How And When To Use Vitamin E Oil For Tattoos?

Discover the ultimate secret compound to maintaining a healthy and vibrant ink.

Written by , MA (Mass Communication & Journalism) Joyce Joyson MA (Mass Communication & Journalism)
Edited by , MA (English Literature) Madhumati Chowdhury MA (English Literature) Experience: 7 years
Fact-checked by , MA (English Literature) Aparna Harry MA (English Literature) linkedin_icon Experience: 3 years
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Tattoo aftercare requires numerous considerations, from using mild cleansers and fragrance-free products to avoiding sunlight and itching around the scabbing as much as possible. With so many products for proper healing, you may be wondering, is vitamin E oil good for tattoos? Well, the use of vitamin E oil for tattoo aftercare is a topic of constant debate within the tattoo community. Some people believe that using it may help decrease the tattoo healing time and maintain the vibrancy of old tattoo colors. Others think that using the oil may fade the fresh tattoo ink. However, none of these statements have any scientific backing, making them mere assumptions. In this article, we will uncover the factual truth behind these statements, and help you figure out how and when to use vitamin E oil on tattoos for maximum benefits. Read on to find out!

Is Vitamin E Oil Good For Tattoos?

Image: Shutterstock

Vitamin E oil is a quite commonly suggested remedy for tattoo healing and maintaining its vibrancy. The idea behind this is that new tattoos are open wounds or severe abrasions on your skin and require adequate protection for proper healing. Since vitamin E is a potent antioxidant, it may protect the skin against damage by fighting oxidative stressi  XA condition where the balance between free radicals (oxygen molecules) and antioxidants is affected, which may lead to organ damage and diseases and aid wound healing (1).

However, the effectiveness of vitamin E oil for tattoos is debated among experts, as research suggests that in rare cases, its topical application may lead to chronic skin conditions like contact dermatitisi  XA skin condition characterized by inflammation and redness resulting from direct contact with irritants like fragrances and dust and/or erythema multiformei  XA hypersensitivity reaction characterized by red raised skin all over the body triggered by infections or medications (2). It is also important to note that scientific evidence supporting the oil’s use specifically for tattoos is limited. Therefore, if you are considering the use of vitamin E oil or tattoo care products including vitamin E as a key ingredient, it is best to consult with your doctor and be attentive to your skin’s response.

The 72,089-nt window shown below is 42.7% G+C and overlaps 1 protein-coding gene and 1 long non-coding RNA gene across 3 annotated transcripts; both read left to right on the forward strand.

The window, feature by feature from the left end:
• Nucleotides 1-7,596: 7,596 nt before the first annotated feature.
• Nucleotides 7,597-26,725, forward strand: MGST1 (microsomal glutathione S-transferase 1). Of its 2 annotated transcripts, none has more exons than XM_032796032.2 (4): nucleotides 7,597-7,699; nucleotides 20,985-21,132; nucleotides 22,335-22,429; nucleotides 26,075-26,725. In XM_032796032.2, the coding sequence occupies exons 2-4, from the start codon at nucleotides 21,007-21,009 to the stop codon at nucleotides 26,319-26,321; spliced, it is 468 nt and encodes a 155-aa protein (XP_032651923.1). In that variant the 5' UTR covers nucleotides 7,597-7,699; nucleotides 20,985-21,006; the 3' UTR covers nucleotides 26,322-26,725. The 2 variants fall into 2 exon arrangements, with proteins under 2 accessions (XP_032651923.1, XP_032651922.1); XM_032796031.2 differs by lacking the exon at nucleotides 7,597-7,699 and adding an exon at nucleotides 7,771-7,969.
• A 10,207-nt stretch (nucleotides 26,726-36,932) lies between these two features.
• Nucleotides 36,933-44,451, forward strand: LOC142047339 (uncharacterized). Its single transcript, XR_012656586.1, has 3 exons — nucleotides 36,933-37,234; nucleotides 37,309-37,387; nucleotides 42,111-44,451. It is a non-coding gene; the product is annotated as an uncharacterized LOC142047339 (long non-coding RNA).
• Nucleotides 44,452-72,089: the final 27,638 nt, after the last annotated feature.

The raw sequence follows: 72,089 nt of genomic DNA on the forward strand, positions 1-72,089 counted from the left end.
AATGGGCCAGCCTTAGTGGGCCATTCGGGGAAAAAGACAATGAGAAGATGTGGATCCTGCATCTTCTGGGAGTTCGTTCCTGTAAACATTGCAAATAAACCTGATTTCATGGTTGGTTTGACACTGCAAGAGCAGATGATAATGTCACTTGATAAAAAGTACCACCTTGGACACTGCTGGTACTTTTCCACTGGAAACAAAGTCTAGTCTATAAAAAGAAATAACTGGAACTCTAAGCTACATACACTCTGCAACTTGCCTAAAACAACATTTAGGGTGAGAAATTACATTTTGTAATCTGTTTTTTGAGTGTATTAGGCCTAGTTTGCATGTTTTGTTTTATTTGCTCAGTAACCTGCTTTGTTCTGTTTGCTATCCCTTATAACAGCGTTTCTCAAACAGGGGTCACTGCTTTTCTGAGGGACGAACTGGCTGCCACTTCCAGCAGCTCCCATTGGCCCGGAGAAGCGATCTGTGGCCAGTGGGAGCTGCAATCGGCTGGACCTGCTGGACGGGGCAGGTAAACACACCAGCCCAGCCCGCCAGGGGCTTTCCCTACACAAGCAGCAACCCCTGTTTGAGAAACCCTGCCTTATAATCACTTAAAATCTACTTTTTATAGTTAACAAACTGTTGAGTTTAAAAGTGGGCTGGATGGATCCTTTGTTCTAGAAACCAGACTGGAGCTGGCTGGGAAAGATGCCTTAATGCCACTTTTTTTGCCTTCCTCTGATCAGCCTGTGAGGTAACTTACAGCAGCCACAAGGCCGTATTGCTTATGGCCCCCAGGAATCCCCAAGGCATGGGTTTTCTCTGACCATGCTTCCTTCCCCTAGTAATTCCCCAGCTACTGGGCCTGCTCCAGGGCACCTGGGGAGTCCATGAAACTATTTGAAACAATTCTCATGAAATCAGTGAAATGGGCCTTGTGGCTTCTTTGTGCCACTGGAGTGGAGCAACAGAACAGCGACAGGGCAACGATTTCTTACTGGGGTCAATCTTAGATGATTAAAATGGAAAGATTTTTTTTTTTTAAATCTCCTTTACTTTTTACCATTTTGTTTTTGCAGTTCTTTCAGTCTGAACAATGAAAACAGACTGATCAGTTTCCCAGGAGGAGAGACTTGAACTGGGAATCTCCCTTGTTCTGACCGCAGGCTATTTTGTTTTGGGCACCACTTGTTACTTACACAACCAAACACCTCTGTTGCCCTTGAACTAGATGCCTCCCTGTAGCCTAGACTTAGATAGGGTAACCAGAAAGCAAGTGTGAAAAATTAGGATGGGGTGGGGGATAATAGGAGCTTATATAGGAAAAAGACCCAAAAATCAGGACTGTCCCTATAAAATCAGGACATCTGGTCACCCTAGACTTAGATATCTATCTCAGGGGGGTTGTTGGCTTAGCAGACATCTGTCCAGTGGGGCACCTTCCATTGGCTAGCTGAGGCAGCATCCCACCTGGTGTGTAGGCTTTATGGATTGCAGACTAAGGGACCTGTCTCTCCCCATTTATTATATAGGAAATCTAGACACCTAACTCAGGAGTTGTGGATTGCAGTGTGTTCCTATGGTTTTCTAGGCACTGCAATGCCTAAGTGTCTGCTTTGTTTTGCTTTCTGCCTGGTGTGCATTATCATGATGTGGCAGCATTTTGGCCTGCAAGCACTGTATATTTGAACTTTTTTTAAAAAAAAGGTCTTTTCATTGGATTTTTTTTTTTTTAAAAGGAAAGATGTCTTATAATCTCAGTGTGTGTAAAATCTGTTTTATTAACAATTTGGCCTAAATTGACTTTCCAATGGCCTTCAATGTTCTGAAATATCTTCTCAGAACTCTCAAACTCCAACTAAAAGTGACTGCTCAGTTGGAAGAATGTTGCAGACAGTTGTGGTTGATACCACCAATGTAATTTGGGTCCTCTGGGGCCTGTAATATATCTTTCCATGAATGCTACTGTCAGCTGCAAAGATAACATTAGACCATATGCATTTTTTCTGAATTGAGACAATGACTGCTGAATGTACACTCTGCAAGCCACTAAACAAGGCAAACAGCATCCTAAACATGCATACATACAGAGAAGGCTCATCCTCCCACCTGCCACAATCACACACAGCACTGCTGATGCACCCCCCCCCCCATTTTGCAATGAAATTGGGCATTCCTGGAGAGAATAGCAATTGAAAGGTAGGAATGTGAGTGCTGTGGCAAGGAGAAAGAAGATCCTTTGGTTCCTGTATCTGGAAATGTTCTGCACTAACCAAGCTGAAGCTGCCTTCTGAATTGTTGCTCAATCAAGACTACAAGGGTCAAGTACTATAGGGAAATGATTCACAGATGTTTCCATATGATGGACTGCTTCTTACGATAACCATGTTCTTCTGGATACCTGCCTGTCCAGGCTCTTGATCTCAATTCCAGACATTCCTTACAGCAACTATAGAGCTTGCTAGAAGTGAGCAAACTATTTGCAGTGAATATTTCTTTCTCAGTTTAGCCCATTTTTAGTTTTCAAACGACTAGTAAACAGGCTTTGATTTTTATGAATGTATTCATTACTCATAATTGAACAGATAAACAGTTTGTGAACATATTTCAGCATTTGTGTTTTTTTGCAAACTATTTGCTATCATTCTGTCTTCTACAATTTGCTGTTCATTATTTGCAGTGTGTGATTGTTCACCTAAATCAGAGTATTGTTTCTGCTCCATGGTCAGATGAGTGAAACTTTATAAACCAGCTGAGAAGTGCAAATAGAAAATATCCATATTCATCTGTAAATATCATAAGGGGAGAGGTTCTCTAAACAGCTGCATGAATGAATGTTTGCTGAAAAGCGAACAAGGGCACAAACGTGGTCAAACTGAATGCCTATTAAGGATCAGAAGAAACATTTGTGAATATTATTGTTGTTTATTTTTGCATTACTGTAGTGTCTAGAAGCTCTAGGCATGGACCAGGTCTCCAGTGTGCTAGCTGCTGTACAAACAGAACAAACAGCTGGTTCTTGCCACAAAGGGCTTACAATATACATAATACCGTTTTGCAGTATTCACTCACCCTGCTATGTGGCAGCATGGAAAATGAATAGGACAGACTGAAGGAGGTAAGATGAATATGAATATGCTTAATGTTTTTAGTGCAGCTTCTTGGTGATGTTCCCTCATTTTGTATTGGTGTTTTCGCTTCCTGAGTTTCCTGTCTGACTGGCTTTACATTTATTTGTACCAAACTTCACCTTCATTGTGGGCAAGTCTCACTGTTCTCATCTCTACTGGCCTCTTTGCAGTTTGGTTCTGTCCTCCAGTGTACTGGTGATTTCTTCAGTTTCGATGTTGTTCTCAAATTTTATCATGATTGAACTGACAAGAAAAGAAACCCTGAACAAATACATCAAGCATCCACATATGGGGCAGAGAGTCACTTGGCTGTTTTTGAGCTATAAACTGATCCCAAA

protip_icon Did You Know?
Herbert Evans and Katherine Bishop first discovered vitamin E in 1922. However, its ability to fight free radical damage was demonstrated later in the 1940s by Filer and a team of researchers (3).

Anecdotal evidence suggests that this natural, plant-based tattoo oil may be beneficial for your tattoos. Let us learn about these advantages of vitamin E oil in the next section.

Vitamin E Oil Benefits For Tattoos

A woman in a bikini spraying vitamin E oil on her thigh tattoo
Image: Shutterstock

Here are some potential benefits of using vitamin E oil for tattoos:

  • May Soothe Irritation And Dryness

Vitamin E oil is known for its hydrating properties and can help keep the skin healthy and enhance elasticity of both the dermis and epidermis (4). This way, it may help prevent dehydration and dryness when applied to the tattooed area. Further, do note that dry skin is linked with itchiness (5). Hence, the oil may also help keep itching and irritation at bay.

  • May Speed Up The Healing Process

Research suggests that applying vitamin E to the skin before and after surgery may promote surgical wound healing without the risk of infection (6). This is because the oil has antioxidant benefits and helps fight free radicals (1). Since tattoos are considered open wounds, the oil may be beneficial for them. However, another study suggests that vitamin E may not aid in reducing the healing time and is linked with adverse effects and risk of chronic skin conditions, like contact dermatitis (7).

Helen, a makeup and lifestyle blogger with debilitating eczema issues, talks about how vitamin E oil is the extra healing push her skin needs after a severe breakout. She writes, “I have to read every label, and weigh in the pros and cons for every ingredient. It makes simple things like hand washing the dishes a hard task (I normally get chemical burns even from the mildest soaps). Sometimes I need something just a bit extra to help my skin heal, if problems arise. Vitamin E has always been something I have used, as oil, supplement or ointment, ever since getting my first tattoo (i).”

  • May Protect The Tattoo From UV Damage